Being off-side means you're out of the game and you must not take part in it in any way until you are put on-side again. There is nothing wrong with being off-side. Every player is bound to be off-side at some point in the game. You get penalised only when you're off-side and you try to take part in the game.
REMEMBER: simply being in front of the ball does not make you off-side. You are only off-side if you are in front of the ball when your team has it (or in front of the last man in your team to play it) and you haven't been put on-side again.
THE "TEN METRE" LAW
If you're off-side when a player on your team kicks ahead, and you're within ten metres of an opponent waiting for the ball, or where the ball pitches, you must clear out fast until you're ten metres from him, or you'll be penalised. Just by staying near him you are affecting the game. You must retire at once: nothing he may do can put you on-side.
DO'S - SCRUMS
1. Develop correct body position in scrums - head up, shoulders square, back straight, feet back; bend from knees - overall body position low.
2. Bind firmly and tightly on to the hooker.
3. Follow the ball into the scrum with outside foot.
4. Drive weight forward when the ball is put into the scrum.
5. Specialise in scrum position and practise to develop techniques.
DO'S - LINEOUTS
1. Specialise in position of No. 2 (jumper) or No. 4 (supporter and protector).
2. Closely support the lineout jumper.
3. Hold the lineout line to protect the half-back.
4. Provide the thrust forward in "driven" lineouts.
DO'S - GENERAL PLAY
1. Be as close to the ball as possible to provide the driving power in second-phase rucking or broken play; drive forward into rucks behind the ball.
2. Remember first duties are solid scrummaging, lineout support, and forming the "body" of rucks - these must be performed first - the extra is to participate in running with the ball, etc.
1. Do not neglect effective body position in scrums, lineouts and rucks - it is a common fault to pack too high.
2. Do not linger at set pieces when the ball has gone.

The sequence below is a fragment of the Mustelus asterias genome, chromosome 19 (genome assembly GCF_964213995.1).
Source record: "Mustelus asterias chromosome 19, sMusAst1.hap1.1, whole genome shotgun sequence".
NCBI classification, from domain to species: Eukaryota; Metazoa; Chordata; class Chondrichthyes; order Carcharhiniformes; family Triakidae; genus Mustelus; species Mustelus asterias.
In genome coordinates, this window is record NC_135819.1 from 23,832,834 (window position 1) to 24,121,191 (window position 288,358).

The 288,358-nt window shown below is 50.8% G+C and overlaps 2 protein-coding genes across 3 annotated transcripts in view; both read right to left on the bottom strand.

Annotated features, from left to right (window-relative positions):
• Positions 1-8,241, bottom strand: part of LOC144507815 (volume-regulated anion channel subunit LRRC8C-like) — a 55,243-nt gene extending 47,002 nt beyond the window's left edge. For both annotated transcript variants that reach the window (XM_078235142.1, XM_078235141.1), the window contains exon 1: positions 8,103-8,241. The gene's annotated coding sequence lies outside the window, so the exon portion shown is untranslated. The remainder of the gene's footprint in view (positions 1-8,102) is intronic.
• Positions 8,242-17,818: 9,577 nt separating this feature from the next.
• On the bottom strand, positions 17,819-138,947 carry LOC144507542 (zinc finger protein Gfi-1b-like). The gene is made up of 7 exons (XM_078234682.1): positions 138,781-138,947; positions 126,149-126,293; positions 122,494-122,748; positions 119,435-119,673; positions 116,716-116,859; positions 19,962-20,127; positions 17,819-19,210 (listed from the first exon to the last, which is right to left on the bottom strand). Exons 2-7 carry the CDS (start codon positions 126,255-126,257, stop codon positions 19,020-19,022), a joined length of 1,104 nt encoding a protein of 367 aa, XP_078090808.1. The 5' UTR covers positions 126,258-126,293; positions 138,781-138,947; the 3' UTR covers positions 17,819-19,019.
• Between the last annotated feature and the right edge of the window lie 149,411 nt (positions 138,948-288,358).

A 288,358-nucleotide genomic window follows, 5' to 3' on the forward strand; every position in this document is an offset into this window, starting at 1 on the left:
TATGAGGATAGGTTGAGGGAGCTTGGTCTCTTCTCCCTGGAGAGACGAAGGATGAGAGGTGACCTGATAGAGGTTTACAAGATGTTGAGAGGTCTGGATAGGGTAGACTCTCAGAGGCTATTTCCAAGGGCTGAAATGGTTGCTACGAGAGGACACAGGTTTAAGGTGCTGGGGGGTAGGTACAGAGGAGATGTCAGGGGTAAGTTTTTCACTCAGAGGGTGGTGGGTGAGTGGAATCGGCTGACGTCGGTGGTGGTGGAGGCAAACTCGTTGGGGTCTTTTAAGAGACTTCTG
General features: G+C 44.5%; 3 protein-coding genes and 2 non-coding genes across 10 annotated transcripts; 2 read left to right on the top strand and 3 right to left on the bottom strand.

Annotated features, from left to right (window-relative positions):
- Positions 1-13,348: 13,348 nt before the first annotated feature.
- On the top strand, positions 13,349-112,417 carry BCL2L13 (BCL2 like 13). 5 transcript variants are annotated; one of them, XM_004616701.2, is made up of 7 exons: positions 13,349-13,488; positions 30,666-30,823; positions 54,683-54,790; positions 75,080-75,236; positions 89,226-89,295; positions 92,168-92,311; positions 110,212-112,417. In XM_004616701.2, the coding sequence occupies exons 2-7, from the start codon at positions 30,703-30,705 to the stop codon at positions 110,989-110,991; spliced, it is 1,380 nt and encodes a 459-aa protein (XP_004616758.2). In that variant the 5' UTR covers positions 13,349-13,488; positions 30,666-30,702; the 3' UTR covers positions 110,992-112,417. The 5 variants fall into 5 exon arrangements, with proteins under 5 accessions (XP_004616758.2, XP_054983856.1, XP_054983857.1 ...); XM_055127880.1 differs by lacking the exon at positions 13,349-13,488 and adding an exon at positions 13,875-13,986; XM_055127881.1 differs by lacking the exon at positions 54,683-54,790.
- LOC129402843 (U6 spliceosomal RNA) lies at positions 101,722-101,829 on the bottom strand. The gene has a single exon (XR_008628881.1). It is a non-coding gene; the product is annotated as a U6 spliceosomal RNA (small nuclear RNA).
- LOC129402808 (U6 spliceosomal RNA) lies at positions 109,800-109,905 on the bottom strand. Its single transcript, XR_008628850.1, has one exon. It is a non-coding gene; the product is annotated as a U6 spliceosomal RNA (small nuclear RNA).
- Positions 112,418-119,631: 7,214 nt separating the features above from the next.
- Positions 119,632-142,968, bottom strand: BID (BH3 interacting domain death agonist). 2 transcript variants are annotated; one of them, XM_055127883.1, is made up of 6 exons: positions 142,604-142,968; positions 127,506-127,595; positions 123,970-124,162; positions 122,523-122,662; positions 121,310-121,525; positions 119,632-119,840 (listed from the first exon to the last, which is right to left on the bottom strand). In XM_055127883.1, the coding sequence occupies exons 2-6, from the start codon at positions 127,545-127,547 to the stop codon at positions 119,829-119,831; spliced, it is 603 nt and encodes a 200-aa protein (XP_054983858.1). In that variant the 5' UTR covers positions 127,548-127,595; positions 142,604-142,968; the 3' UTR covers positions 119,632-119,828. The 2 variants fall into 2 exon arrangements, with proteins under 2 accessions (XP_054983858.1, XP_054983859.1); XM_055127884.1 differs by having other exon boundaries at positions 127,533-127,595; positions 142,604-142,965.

3. Do not be dominated in scrums or lineouts by your opponent.
4. Do not forget to be a tight forward first.
5. Do not enter rucks from the sides.
On-side means you are no longer off-side, so you can take part in the game again.
Any off-side player (including one off-side under the 'ten metre' law and retiring) can be put on-side by his own team in these four ways:
1. A team mate who kicked the ball when behind him now runs in front of him.
2. Any other team mate who was on-side when the ball was kicked now runs in front of him.
3. A team mate with the ball runs in front of him.
4. He runs behind any of these team mates.
Any off-side player (except one off-side under the 'ten metre' law) is put on-side if an opponent does one of these three things:
1. carries the ball five metres,
2. kicks or passes the ball,
3. intentionally touches it but does not hold it.
Except where the 'ten metre' law applies, any player who is off- side in open play is ALWAYS put on-side the moment an opponent kicks, passes or deliberately touches the ball.
1. Bind tightly and securely on to your props.
2. Keep all your weight on your non-hooking foot.
3. Keep your back straight, with head up in scrums - bend from the waist.
4. Experiment for style for quickest and most effective hook.
5. Develop a complete understanding with the halfback and timing of scrum "push".
6. Strike straight for the ball.
7. Become adept in play from the front end of the lineout.
8. Become involved as much as possible in general field play.
9. Be first to scrums.
1. Do not concede penalties for illegal methods.
2. Do not allow the body position of straight back, head up, to be upset.
3. Do not be only a hooker in scrums - develop other phases of play.
OFF-SIDE AT A LINE-OUT